More than 1,000 people attend memorial of Hayden Kennedy, Carbondale climber who died in October | SteamboatToday.com

More than 1,000 people attend memorial of Hayden Kennedy, Carbondale climber who died in October

David Krause/The Aspen Times

Hayden Kennedy, in his high school days at Colorado Rocky Mountain School, holds the "world's smallest cutthroat trout," in teacher Kayo Ogilby's words, during a flyfishing outing. The Carbondale community is mourning the death of the renowned climber and outdoor enthusiast.

More than 1,000 of Hayden Kennedy’s close friends and family came together at a Carbondale school Saturday for a memorial to remember the local climber who died along with his girlfriend last month in southwestern Montana.

Kennedy, 27, was remembered for his compassion, humble spirit and passion for the outdoors at the private service held at the Colorado Rocky Mountain School, from where Kennedy graduated in 2009. A family spokesperson said the mourners included friends from around the country, CRMS graduates and those from the climbing and outdoor recreation industry.

The Kennedy family released a statement Sunday afternoon sending their thanks and gratitude for the well-wishes in the past month.

“On behalf of Hayden’s entire family, we would like to thank the community of Carbondale along with the wider climbing community across the world, who have shown us so much love and support over the last few weeks. The loss of our beloved Hayden — our son, cousin, nephew and friend — has been a great sorrow for us all,” his parents, Julie and Michael Kennedy, said in an email to The Aspen Times.

“Coming together at sunset last evening, under the beautiful backdrop of Mount Sopris, gave us a moment to celebrate Hayden’s life and his love for his friends and family, pursuits and passions. As a family, we very much intend to honor his spirit and legacy through the creation of The Hayden Fund, a fund that will support the fight for the preservation of public lands, a cause Hayden cared for deeply.”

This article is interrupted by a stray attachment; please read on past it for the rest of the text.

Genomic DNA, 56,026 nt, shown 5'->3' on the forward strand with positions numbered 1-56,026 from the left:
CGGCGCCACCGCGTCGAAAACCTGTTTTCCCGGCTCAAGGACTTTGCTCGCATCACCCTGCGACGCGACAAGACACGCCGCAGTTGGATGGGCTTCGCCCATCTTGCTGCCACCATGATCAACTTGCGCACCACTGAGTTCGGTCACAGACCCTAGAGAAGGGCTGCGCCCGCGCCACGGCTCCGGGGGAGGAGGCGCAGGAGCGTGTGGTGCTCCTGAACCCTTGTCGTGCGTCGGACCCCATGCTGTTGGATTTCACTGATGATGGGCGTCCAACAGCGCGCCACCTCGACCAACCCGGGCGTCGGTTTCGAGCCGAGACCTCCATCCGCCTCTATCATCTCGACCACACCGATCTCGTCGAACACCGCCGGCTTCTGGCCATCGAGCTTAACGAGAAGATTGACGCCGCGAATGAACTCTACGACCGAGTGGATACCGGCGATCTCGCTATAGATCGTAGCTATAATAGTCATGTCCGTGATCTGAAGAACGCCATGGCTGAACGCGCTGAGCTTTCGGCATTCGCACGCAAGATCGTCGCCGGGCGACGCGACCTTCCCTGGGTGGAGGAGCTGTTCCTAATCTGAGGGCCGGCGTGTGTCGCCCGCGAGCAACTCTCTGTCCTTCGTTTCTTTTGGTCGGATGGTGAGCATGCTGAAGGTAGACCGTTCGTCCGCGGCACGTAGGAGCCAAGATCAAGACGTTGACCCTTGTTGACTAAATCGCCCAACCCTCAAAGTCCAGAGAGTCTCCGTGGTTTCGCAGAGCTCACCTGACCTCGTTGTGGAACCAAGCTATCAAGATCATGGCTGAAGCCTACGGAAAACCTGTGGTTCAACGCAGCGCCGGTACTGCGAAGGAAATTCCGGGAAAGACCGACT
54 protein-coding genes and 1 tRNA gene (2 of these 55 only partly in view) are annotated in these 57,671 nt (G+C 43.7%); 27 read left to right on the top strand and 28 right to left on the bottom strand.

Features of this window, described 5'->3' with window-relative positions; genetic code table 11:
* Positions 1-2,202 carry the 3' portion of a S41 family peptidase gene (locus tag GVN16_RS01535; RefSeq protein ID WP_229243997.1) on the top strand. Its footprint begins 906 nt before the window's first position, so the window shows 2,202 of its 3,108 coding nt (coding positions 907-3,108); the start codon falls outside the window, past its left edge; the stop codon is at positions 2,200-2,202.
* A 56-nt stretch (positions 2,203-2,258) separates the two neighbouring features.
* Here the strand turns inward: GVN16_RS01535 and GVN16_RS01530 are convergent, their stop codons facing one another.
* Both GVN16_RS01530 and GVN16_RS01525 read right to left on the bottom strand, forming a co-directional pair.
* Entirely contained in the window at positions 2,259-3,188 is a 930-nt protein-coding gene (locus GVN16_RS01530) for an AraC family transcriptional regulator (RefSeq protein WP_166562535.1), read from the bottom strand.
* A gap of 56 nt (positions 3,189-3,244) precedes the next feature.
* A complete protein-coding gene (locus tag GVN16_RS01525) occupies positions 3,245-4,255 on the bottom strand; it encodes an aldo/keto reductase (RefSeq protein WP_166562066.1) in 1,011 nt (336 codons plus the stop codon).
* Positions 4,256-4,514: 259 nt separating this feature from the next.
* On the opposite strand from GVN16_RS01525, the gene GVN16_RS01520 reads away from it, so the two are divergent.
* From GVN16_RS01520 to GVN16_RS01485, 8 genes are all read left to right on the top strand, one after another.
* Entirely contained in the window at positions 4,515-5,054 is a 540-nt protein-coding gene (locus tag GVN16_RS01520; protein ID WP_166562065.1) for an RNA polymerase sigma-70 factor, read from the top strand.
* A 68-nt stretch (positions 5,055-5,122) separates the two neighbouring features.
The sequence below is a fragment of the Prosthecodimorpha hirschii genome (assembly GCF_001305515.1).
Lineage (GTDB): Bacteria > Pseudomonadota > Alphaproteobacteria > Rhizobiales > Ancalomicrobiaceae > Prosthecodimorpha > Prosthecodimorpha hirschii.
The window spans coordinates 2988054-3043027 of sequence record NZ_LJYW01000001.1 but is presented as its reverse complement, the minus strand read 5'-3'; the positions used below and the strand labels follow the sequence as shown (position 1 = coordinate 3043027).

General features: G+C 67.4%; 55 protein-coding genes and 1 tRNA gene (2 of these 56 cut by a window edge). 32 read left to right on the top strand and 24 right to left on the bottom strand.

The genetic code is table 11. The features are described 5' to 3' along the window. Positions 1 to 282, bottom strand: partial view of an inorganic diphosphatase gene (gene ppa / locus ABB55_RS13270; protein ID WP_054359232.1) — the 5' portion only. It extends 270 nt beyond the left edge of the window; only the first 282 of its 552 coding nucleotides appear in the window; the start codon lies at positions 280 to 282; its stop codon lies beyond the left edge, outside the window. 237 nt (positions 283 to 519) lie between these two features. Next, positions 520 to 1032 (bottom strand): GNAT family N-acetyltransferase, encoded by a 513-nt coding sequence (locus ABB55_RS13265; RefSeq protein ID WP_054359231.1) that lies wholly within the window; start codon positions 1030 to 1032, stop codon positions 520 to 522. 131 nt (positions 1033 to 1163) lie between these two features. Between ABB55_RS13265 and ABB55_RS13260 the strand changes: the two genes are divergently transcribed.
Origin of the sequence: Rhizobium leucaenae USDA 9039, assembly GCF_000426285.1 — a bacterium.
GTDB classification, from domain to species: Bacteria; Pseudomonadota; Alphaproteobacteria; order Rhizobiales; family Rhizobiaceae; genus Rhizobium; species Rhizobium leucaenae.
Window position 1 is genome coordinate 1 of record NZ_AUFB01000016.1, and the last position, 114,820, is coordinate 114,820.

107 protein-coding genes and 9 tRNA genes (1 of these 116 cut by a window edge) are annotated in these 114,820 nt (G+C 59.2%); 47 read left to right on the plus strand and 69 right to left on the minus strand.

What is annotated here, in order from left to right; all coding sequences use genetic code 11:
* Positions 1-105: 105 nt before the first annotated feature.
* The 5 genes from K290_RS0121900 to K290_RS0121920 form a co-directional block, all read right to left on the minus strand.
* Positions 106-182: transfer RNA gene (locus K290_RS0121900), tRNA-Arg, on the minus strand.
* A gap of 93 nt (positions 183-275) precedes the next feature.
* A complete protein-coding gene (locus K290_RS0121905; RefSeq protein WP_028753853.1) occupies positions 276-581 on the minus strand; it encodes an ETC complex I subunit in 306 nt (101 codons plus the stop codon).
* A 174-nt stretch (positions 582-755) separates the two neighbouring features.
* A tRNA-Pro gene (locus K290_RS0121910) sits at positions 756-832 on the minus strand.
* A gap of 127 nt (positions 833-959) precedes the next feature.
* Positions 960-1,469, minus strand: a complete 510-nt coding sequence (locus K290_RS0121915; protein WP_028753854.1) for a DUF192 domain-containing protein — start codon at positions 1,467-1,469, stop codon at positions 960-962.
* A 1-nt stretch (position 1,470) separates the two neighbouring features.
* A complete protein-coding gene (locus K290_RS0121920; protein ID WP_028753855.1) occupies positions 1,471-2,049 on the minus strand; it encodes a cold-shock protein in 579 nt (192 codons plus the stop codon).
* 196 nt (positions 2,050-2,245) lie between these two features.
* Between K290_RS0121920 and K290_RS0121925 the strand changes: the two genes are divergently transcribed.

The family asks people to donate in Hayden’s honor at ​haydenfund.org.

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His friends have said the world-class climber touched many lives in his short time and held a high standard. He was a rising star who did not seek attention or believe in self-promotion of his accomplishments.

Kennedy died by suicide the day after his girlfriend, Inge Perkins, died Oct. 7 in a backcountry avalanche while the two were skiing in the southern Madison Range, which is about 20 miles from Big Sky, according to Madison County Sheriff’s Office.

Michael Kennedy said after the avalanche that Hayden could not survive “the unbearable loss of his partner in life.” According to Montana officials, Kennedy left an “incredibly detailed and well-thought-out note” that included exactly where the avalanche occurred to help searchers find Perkins.

Michael Kennedy said his son moved to Montana to work on his EMT certification. Perkins, 23, was working on a bachelor’s degree at Montana State.

“Hayden truly was an uncensored soul whose accomplishments as a mountaineer were always secondary to his deep friendships and mindfulness,” Michael Kennedy, also a well-recognized alpinist, said after Hayden’s death.

A memorial was held for Perkins at the Bridger Bowl Ski Area on Oct. 18, and the Bozeman native was remembered for her playful spirit and her love for her family. The Perkins family has asked that friends consider a donation to the Wyoming Outdoor Council, which works on land conservation and wildlife habitat.

At the 2012 5Point Film Festival, where Hayden Kennedy spoke about his climb up Patagonia’s Cerro Torre, the then-22-year-old climber was humble and respectful when talking about his sport.

“There’s never been a democracy in climbing, and that’s why a lot of us climbers love it,” Kennedy said then. “It’s kind of a rebel sport in some sense.”

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